This article needs additional citations for verification . (July 2018) (Learn how and when to remove this template message)
|Directed by||Peter Yates|
|Produced by||Peter Yates|
|Written by||Ronald Harwood|
|Music by||James Horner|
|Edited by||Ray Lovejoy|
|Distributed by||Columbia-EMI-Warner Distributors|
The Dresser is a 1983 British drama film directed by Peter Yates and adapted by Ronald Harwood from his 1980 play The Dresser . It tells the story of an aging actor's personal assistant struggling to keep his employer's life together. The film stars Albert Finney, Tom Courtenay, Zena Walker, Eileen Atkins, Michael Gough, and Edward Fox.
Finney and Courtenay were both nominated for Academy Awards, BAFTA Awards, and Golden Globe Awards for their performances, with Courtenay winning the Golden Globe Award for Best Actor – Motion Picture Drama in a tie with Robert Duvall for Tender Mercies.
The plot is based on Harwood's experiences as dresser to English Shakespearean actor-manager Sir Donald Wolfit, who is the model for the character "Sir".
The film opens with a performance of Othello at a regional theatre in Britain during World War II. In the title role is an aging, once-famous Shakespearean actor identified to us only as "Sir" (Albert Finney). He is of the old, bombastic school of British acting, full of grand gestures and fine oratory. As the curtain comes down on the last act, and as the actors line up for their curtain call, Sir lectures them on the mistakes they've made during the performance, showing us that he is the leader of this travelling band of actors bringing Shakespeare to the provinces during wartime.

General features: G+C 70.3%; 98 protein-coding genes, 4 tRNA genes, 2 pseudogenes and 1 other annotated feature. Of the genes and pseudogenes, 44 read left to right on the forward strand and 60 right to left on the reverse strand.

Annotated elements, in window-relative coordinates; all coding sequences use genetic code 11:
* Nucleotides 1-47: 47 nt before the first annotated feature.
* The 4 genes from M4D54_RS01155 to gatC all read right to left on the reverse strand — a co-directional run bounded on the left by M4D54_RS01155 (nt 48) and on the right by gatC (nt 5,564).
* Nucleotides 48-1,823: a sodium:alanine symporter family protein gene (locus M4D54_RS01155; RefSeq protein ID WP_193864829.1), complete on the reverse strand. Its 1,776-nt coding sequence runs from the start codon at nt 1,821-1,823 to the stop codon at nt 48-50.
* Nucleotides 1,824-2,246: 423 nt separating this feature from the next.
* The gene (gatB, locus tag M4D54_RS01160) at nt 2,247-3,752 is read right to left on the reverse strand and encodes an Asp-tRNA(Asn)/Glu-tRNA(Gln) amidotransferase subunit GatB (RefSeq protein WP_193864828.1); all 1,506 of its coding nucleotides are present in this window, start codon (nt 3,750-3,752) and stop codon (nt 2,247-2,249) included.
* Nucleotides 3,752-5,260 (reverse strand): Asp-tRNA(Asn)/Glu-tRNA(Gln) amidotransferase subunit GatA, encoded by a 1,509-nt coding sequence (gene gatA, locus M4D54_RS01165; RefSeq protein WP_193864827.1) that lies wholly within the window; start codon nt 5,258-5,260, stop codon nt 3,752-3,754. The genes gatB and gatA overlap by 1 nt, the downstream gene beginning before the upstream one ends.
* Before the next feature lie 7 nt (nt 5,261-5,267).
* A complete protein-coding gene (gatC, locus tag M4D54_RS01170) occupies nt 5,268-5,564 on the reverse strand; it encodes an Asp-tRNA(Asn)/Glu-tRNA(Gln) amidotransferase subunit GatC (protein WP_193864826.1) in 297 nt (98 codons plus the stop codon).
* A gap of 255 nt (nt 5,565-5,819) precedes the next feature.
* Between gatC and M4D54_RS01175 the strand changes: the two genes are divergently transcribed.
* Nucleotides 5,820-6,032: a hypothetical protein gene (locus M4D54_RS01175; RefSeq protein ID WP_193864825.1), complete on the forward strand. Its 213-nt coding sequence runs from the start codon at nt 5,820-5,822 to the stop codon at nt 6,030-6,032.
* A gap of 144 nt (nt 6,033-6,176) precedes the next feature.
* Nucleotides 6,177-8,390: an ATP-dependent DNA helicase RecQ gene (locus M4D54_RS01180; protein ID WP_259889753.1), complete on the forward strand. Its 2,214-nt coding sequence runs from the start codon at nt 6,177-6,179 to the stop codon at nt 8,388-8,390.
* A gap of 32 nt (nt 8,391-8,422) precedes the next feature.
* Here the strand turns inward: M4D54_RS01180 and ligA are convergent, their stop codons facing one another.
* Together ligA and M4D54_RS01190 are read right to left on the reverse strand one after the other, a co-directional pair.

Waiting backstage is Norman (Tom Courtenay), who has been Sir's dresser for decades. Norman is an efficient, somewhat effeminate man who knows Sir's every whim and fancy, is used to his tirades and temperamental rants and is, for all intents and purposes, Sir's servant. As Norman waits for Sir to come offstage after a typically florid closing address to the audience, we see one way he copes with his job as he takes a nip from a little bottle of brandy always in his back pocket.
The company is hurrying to its next venue, the industrial city of Bradford, where Sir is to give his renowned portrayal of the title character in King Lear . The train nearly leaves without them, as Sir makes his stately progress through York railway station to the platform, Norman scurrying ahead to plead with the train guard to hold the train for Sir's arrival. But the train begins to pull out of the station, until Sir delivers a loud, commanding "STOP....THAT....TRAIN!" from the platform steps. The guard is taken aback, the train halts, and Sir placidly leads his company aboard.
Arriving in Bradford, however, another source of Norman's anxiety soon becomes clear, for it becomes obvious that Sir's mental capacities are rapidly fading. Norman rescues him from a confused, almost violent rant in Halifax town square near Piece Hall that lands Sir in hospital. As the company tries to decide what to do, Sir unexpectedly arrives at the theatre, disoriented and exhausted, saying he has discharged himself from hospital. Norman ushers Sir to the dressing room, fiercely resisting the stage manager's insistence that the show be cancelled, and insisting Sir will be ready to go on.